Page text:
Before I turn to the effect which the new programme will have on the economic life of the country, I should like to add a word about research and development, to which we attach vital importance. We continue to lead the world in many spheres of technical development and the Avon and Sapphire jet engines, the Canberra bomber, the Centurion tank, our anti-submarine equipment and new marine propulsion, all show that the British genius for invention is as powerful a force as ever.

I do not want to deal too fully with the cost of this programme, other than to say that for the first year it will amount to £1,300,000,000—£500,000,000 more than defence costs for the current year. This amount will rise, so that in the third year it will reach possibly as much as £1,000,000,000 more, or a total for that year of £1,800,000,000, making a total defence budget for the next three years of about £4,700,000,000, 60 per cent. of which is accounted for by greatly increased defence production, research and works. Measured in terms per head of the population, it will amount to an increase for defence from £16 per head of the population in 1950–51, to £36 per head in the year 1953–54. This is a very heavy financial burden.


May I ask the noble Viscount whether there is not, in addition, expenditure for stockpiling?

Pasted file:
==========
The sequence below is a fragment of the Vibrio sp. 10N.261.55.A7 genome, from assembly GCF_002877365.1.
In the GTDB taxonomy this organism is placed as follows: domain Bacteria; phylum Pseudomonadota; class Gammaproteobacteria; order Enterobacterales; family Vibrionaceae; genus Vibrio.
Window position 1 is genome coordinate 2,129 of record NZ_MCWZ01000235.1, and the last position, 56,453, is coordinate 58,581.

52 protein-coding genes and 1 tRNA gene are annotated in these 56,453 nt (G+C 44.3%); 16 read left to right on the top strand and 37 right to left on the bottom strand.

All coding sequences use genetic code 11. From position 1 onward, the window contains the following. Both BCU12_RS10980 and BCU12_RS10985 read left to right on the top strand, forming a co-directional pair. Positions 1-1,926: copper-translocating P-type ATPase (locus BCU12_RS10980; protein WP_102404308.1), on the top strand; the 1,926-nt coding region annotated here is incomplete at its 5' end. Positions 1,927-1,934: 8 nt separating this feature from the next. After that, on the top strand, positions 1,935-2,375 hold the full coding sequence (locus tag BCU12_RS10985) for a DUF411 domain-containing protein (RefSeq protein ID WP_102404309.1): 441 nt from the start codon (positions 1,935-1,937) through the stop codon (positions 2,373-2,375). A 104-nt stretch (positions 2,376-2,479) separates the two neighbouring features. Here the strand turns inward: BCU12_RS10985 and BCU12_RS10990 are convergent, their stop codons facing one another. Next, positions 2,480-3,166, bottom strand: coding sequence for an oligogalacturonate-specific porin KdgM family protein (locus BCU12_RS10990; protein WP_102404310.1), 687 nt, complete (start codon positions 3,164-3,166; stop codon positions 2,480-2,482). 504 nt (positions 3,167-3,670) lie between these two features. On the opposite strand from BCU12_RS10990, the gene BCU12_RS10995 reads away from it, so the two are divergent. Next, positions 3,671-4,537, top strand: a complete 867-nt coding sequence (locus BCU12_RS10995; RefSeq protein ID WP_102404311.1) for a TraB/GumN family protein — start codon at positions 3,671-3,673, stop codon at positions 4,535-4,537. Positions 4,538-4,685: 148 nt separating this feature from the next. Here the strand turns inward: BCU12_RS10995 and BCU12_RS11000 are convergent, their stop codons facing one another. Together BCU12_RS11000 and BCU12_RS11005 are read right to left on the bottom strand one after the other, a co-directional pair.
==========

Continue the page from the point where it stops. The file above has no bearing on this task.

I was coming to that. The above total does not include money to be spent on stockpiling— estimated at £140,000,000 next year—or capital expenditure on new plant purchased by the Government; or assistance given to private industry. It should be noted that these figures are based on present-day costs which may well increase. Other N.A.T.O. countries and the Commonwealth are also largely increasing their expenditure on defence. The United States of America propose spending about £15,000,000,000 during the next fiscal year. Canada's defence expenditure in the coming year will be four times as great as that envisaged before the outbreak of war in Korea. The French defence budget for the coming year will be 75 per cent. above that voted in July last, while the Italian defence budget will be twice as much as for this year. Norway and Denmark, despite their small population and lack of industrial capacity, are making substantial efforts. These huge sums indicate a frightening expenditure but a very necessary one. I should also say that our defence programme is based upon the closest possible co-operation with the countries of the Commonwealth, who are, as always, ready to play their part. Consideration is also given to the part which the Colonies can play in this great defence effort.